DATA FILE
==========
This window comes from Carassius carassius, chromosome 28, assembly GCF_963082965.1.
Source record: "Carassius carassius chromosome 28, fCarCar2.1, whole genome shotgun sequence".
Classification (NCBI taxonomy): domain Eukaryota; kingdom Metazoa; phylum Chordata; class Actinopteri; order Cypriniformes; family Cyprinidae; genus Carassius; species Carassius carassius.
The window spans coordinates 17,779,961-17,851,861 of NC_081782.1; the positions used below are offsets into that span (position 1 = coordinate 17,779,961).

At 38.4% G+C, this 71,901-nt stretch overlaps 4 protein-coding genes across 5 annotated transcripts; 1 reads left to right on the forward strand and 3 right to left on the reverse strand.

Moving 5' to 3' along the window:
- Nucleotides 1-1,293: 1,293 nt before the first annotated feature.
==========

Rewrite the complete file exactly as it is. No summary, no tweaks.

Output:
This window comes from Carassius carassius, chromosome 28, assembly GCF_963082965.1.
Source record: "Carassius carassius chromosome 28, fCarCar2.1, whole genome shotgun sequence".
Classification (NCBI taxonomy): domain Eukaryota; kingdom Metazoa; phylum Chordata; class Actinopteri; order Cypriniformes; family Cyprinidae; genus Carassius; species Carassius carassius.
The window spans coordinates 17,779,961-17,851,861 of NC_081782.1; the positions used below are offsets into that span (position 1 = coordinate 17,779,961).

At 38.4% G+C, this 71,901-nt stretch overlaps 4 protein-coding genes across 5 annotated transcripts; 1 reads left to right on the forward strand and 3 right to left on the reverse strand.

Moving 5' to 3' along the window:
- Nucleotides 1-1,293: 1,293 nt before the first annotated feature.